Myron is off on a madcap trip across America, variously beaten and nearly killed and tricked and conned and even worshipped as he discovers the true nature of his race, and speculates about what animal might lurk within him.
Johnson has taken a slight idea -- his editor says that the book's genesis was a sarcastic remark about writing YA fiction, as in, "What, you want me to write about immortal lycanthropes or something?" -- and made something perfectly wonderful and wonderfully perfect out of it. A few chapters in, I flipped to the beginning of the book looking for an "about the author," only to notice that he'd dedicated the book to Daniel Pinkwater, who is the all-time world champion of weird amazing mind melting brilliant YA fiction. Read the rest
Daniel Pinkwater, a much-loved living treasure of children's literature, has a new book out today. It's called Mrs Noodlekugel and it is a simple, silly pleasure that feels like the end-product of a lifetime of telling children's stories, carefully removing all the elements that are extraneous to young readers' enjoyment until nothing but the essentials remain. I like to think of Pinkwater's books that way, a kind of skeletal Jenga tower, every extraneous block removed and used to make the structure taller.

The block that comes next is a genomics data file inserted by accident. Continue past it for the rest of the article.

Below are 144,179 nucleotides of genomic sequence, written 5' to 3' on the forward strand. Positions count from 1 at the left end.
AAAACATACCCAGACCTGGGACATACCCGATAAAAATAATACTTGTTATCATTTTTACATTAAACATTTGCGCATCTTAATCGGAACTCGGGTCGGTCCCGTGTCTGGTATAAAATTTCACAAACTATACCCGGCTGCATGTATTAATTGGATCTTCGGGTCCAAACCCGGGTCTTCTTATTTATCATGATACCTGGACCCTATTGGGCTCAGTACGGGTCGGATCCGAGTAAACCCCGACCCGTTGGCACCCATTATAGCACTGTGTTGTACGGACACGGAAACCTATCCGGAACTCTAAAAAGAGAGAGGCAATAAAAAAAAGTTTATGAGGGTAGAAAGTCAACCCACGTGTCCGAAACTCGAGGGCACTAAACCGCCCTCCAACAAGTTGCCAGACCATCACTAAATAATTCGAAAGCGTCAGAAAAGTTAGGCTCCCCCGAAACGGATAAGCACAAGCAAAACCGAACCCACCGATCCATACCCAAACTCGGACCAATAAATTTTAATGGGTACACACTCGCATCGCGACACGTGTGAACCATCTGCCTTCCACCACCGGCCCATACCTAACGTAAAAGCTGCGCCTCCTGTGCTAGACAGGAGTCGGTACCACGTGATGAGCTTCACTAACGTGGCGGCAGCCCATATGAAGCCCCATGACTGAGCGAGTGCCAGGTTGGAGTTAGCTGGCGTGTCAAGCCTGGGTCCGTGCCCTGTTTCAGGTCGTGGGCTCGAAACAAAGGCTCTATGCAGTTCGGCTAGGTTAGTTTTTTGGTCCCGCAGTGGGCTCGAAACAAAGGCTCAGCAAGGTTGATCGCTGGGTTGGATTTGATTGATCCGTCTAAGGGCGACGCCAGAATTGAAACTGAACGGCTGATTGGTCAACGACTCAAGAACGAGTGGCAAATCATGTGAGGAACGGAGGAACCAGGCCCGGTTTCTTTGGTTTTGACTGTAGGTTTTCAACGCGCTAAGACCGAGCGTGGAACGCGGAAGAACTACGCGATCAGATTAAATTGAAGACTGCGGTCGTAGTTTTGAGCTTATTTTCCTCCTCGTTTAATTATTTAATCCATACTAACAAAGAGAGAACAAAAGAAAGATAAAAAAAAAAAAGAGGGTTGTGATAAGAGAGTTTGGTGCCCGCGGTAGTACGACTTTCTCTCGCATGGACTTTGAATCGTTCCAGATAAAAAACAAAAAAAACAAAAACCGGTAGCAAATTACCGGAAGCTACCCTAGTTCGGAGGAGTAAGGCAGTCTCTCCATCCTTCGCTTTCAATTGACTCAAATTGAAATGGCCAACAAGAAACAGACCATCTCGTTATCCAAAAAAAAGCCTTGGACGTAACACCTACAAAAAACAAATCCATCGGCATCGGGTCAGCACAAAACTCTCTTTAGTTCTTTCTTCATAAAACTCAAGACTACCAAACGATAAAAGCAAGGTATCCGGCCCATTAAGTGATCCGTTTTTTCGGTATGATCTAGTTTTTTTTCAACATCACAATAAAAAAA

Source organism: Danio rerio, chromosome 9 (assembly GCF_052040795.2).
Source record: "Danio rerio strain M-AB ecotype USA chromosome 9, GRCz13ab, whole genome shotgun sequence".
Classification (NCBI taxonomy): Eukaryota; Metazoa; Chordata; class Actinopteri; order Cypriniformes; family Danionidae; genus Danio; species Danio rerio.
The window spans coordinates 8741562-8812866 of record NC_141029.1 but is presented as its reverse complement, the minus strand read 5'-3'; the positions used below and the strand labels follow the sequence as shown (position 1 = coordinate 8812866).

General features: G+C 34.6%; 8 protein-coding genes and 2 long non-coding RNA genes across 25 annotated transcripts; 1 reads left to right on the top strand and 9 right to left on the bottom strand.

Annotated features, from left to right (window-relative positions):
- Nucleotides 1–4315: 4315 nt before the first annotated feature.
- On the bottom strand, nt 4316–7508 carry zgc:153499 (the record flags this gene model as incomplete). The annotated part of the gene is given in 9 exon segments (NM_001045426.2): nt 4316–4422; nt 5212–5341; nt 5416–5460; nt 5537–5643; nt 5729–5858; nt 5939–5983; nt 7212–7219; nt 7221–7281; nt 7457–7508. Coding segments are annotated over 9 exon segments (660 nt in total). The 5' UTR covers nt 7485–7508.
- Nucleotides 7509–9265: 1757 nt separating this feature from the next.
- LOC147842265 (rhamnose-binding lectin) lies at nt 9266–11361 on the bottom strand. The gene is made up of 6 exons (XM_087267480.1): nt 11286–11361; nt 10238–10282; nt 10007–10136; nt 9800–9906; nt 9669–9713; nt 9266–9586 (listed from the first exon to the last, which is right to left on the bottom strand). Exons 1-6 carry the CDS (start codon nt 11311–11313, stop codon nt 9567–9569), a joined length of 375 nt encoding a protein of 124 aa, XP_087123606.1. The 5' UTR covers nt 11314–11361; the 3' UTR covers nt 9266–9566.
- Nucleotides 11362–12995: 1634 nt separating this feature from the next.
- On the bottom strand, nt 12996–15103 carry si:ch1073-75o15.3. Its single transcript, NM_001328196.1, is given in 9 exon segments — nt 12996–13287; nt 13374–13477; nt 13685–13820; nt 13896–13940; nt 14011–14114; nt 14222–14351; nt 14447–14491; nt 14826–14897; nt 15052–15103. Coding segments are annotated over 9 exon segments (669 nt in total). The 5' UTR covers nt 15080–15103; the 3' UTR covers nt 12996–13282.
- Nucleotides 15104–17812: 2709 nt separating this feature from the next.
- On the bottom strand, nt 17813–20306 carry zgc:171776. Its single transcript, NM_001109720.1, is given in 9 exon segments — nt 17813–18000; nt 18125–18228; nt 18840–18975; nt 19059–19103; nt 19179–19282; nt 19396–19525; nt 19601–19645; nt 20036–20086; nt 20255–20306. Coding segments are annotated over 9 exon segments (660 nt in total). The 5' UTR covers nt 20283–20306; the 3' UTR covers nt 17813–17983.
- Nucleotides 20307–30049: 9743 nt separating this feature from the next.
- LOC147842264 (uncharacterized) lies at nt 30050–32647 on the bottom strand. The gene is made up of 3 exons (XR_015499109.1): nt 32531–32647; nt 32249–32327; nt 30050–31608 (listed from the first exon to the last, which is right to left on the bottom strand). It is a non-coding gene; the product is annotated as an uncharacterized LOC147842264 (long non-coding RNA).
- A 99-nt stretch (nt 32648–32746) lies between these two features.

Nick and Maxine live in a high-rise apartment building, and one day they discover that one window overlooks a tiny, old fashioned cottage in a small green between their tower and several others. The building's janitor tells them that this is Mrs Noodlekugel's house, and when they quiz their parents about it, they are forbidden to go there.
So they go there. And Mrs Noodlekugel is a sweet old lady who has a talking cat and four nearly-blind mice who get the crumbs from their tea-parties, and she is perfectly pleasant and tells them they're welcome the next day for a gingerbread baking project that the talking cat is undertaking. When the kids tell their parents about this, their parents reveal that they knew all about her, and that she is their new babysitter, and the kids realize they've been tricked.
But they don't mind. They've got Mrs Noodlekugel and the baking. The mice help. And the gingerbread mice -- which the real mice roll around on -- come to life when they come out of the oven. Read the rest